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    ABSTRACT: Phytochemicals have been isolated from extracts of various Xylopia species (Annonaceae) growing wild in the African rainforest. In contrast, no phytochemical investigations have been reported to date on Xylopia rubescens Oliv. The aim of the present work was to describe the composition of X. rubescens leaf oil. Analysis of the leaf oil has been undertaken by a combination of chromatographic and spectroscopic techniques. Three new compounds have been isolated and their structures elucidated as furanoguaia‐1,4‐diene, furanoguaia‐1,3‐diene and (8Z,11Z,14Z)‐8,11,14‐heptadecatrien‐2‐ol. One other compound is reported for the first time as a natural compound. The oil composition was dominated by both furanoguaiadienes (34.2% and 11.4%, respectively) and by (8Z,11Z,14Z)‐8,11,14‐heptadecatrien‐2‐one (12.8%). The composition of X. rubescens leaf oil varied dramatically from those of the essential oils isolated from other Xylopia species. Copyright © 2013 John Wiley & Sons, Ltd.
    Flavour and Fragrance Journal 01/2013; 28(6).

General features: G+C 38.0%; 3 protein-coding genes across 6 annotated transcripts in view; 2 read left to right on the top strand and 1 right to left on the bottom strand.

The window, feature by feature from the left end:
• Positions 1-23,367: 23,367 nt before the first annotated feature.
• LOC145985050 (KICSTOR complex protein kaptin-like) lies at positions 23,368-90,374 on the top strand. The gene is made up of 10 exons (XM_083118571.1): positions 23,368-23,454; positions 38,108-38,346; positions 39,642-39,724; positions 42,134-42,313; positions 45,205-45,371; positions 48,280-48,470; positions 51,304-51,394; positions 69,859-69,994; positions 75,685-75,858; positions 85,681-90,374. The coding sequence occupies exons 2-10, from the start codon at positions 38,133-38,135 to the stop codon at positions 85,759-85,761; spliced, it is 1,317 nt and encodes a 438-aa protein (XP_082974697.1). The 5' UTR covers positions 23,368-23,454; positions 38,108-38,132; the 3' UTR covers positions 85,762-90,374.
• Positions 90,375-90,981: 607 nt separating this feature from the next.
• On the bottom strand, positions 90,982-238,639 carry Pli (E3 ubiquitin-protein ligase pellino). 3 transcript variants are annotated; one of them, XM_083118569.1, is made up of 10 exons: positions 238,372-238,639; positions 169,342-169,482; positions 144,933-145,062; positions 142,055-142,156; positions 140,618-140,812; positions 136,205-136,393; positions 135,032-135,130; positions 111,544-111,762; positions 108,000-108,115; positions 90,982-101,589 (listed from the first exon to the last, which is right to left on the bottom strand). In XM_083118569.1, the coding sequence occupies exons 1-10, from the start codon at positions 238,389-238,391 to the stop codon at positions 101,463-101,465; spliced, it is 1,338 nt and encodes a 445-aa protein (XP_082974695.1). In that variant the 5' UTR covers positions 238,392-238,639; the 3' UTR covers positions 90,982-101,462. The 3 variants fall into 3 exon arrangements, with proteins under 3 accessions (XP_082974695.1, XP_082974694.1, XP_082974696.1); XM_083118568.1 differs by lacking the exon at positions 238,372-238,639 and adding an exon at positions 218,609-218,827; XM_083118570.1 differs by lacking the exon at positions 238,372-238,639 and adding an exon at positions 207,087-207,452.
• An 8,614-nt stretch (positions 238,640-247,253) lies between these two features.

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    ABSTRACT: The antioxidant activity of 18 phenols, including standard antioxidants (e.g. butylated hydroxytoluene, α‐tocopherol) and fragrance molecules (e.g. eugenol, thymol) has been evaluated by measuring the rate constants for their reaction with the DPPH• (2,2‐diphenyl‐1‐picrylhydrazyl) radical in m‐xylene. Correlation with the bond dissociation energies supports the involvement of the hydrogen atom transfer mechanism. The radical trapping ability of α‐tocopherol, eugenol and isoeugenol has been investigated in five solvents of different polarity and in a series of homologous alcohols. In comparison to α‐tocopherol, the increase of the observed scavenging kinetics for eugenol and isoeugenol in alcohols suggests that the sequential proton loss electron transfer (SPLET) takes place. The addition of acetic acid eliminates the SPLET mechanism and confirms its predominance in polar solvent. The major effects of the pK a of fragrant phenols and of the solvent dielectric constant on the SPLET mechanism are discussed. Some fragrance phenols, such as mesitol and eugenol, show a significant reactivity towards the DPPH• radical in m‐xylene, which is more pronounced for eugenol derivatives in alcohols. Copyright © 2012 John Wiley & Sons, Ltd.